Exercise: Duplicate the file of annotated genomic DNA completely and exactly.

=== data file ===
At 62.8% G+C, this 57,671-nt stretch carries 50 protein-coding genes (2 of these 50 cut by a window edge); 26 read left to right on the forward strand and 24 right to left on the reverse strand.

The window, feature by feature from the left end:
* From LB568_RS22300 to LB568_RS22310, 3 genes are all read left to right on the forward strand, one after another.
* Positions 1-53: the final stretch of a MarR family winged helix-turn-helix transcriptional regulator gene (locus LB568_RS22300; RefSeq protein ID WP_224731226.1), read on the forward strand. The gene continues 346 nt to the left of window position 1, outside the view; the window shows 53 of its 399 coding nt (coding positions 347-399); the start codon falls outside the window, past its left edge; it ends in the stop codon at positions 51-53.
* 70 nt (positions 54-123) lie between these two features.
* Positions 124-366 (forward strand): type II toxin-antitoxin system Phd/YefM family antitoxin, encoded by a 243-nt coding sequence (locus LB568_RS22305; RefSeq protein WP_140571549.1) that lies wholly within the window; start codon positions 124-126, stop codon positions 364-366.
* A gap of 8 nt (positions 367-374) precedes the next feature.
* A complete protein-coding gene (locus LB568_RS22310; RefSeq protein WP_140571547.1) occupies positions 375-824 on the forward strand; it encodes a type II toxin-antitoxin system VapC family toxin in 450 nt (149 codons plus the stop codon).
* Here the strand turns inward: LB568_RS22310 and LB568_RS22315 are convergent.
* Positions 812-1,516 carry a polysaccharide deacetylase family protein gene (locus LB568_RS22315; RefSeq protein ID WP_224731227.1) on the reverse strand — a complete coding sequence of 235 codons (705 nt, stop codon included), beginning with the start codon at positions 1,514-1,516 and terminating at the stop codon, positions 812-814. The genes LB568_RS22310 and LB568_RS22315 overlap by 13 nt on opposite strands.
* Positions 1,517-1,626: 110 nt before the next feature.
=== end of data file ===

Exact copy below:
At 62.8% G+C, this 57,671-nt stretch carries 50 protein-coding genes (2 of these 50 cut by a window edge); 26 read left to right on the forward strand and 24 right to left on the reverse strand.

The window, feature by feature from the left end:
* From LB568_RS22300 to LB568_RS22310, 3 genes are all read left to right on the forward strand, one after another.
* Positions 1-53: the final stretch of a MarR family winged helix-turn-helix transcriptional regulator gene (locus LB568_RS22300; RefSeq protein ID WP_224731226.1), read on the forward strand. The gene continues 346 nt to the left of window position 1, outside the view; the window shows 53 of its 399 coding nt (coding positions 347-399); the start codon falls outside the window, past its left edge; it ends in the stop codon at positions 51-53.
* 70 nt (positions 54-123) lie between these two features.
* Positions 124-366 (forward strand): type II toxin-antitoxin system Phd/YefM family antitoxin, encoded by a 243-nt coding sequence (locus LB568_RS22305; RefSeq protein WP_140571549.1) that lies wholly within the window; start codon positions 124-126, stop codon positions 364-366.
* A gap of 8 nt (positions 367-374) precedes the next feature.
* A complete protein-coding gene (locus LB568_RS22310; RefSeq protein WP_140571547.1) occupies positions 375-824 on the forward strand; it encodes a type II toxin-antitoxin system VapC family toxin in 450 nt (149 codons plus the stop codon).
* Here the strand turns inward: LB568_RS22310 and LB568_RS22315 are convergent.
* Positions 812-1,516 carry a polysaccharide deacetylase family protein gene (locus LB568_RS22315; RefSeq protein ID WP_224731227.1) on the reverse strand — a complete coding sequence of 235 codons (705 nt, stop codon included), beginning with the start codon at positions 1,514-1,516 and terminating at the stop codon, positions 812-814. The genes LB568_RS22310 and LB568_RS22315 overlap by 13 nt on opposite strands.
* Positions 1,517-1,626: 110 nt before the next feature.